Department of the Navy
Priority Rec.
This is a priority recommendation.
The Secretary of the Navy should ensure the Commander, Naval Surface Forces, establishes and implements regular evaluations of the effectiveness of the current SWO career path, training, and policies in successfully developing and retaining proficient SWOs. The initial evaluation should include at a minimum: (a) an evaluation of the Navy's approach against other career path and proficiency models of other navies and maritime communities, such as specialized career tracks and ship command requirements, identified in our review and (b) input from SWOs at all levels. (Recommendation 6)
Open
The Navy concurred with our recommendation. In March 2022, Navy officials reported that Commander, Naval Surface Forces and Special Warfare Group are evaluating training, policies, and career path options to determine if current Surface Warfare Officer training is successful in developing proficient Surface Warfare Officers. According to Navy officials, their analysis will include comparison of other navies and maritime communities and survey of SWOs. In addition, Navy officials stated that the Junior Surface Warfare Officer survey and associated focus groups may generate ideas for future initiatives to improve the career path. We will continue to monitor the Navy's efforts to implement this recommendation and will provide updated information as applicable. To fully implement this recommendation the Navy should codify how it will regularly evaluate the Surface Warfare Officer career path; complete its evaluation of training, policies, and career path options; document its findings; and make any recommended changes to the Surface Warfare Officer career path.
Department of the Navy The Secretary of the Navy should ensure the Commander, Naval Surface Forces, implements workforce strategies—changes to SWO career path, training, and policies as well as the implementation of pilot programs to evaluate potential changes—that address the results of the Navy's initial evaluation. (Recommendation 7)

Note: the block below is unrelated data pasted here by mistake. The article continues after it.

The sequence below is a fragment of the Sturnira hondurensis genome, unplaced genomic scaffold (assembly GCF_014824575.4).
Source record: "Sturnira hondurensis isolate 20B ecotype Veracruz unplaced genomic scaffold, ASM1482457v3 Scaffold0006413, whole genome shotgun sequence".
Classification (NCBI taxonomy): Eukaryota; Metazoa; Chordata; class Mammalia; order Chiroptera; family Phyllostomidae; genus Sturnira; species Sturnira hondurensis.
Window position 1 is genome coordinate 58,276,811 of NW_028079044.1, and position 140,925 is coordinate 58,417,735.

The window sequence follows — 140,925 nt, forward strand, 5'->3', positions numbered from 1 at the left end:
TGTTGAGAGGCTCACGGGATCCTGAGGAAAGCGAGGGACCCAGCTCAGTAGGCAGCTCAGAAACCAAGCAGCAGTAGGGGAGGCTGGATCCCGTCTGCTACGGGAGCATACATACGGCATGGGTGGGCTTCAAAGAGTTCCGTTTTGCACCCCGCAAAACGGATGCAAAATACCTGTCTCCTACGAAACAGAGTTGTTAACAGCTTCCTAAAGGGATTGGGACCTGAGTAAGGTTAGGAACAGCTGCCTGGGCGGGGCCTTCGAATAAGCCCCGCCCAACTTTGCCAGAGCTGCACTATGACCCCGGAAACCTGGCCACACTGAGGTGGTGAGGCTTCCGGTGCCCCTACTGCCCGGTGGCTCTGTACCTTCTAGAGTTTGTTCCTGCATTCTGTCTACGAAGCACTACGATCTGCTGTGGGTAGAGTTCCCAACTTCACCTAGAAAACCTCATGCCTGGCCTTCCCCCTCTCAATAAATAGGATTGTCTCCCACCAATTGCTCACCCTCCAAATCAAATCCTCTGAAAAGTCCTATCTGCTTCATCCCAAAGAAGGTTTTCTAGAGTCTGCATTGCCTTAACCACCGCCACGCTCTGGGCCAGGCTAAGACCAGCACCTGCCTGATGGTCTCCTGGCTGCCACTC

Open
The Navy concurred with our recommendation. In March 2022, Navy officials reported that Commander, Naval Surface Forces and Special Warfare Group officials were developing a specialized career path and associated pilot program for Surface Warfare Officers. In addition, Navy officials stated that the Junior Surface Warfare Officer survey, which closed in February 2022, and associated focus groups may generate ideas for future initiatives to improve the career path. Further, Navy officials stated that Commander, Naval Surface Forces had recently approved changes to the Surface Warfare Officer career path that would allow Junior Surface Warfare Officers to choose to either go directly into Department Head training and assignment (delaying assignment ashore), or delay Department head training and assignment (extending time ashore). The Navy reported that the pros associated with this change include increased family planning opportunities, geographic stability, time for graduate education, and minimal change to career timing. The cons include risk to lieutenant commander and commander screening, reduced time in post department head tours, and less time for Lieutenant Commanders afloat. We will continue to monitor the Navy's efforts to implement this recommendation and will provide updated information as applicable. To fully implement this recommendation the Navy should continue to implement workforce strategies based on its evaluation of the Surface Warfare Officer career path.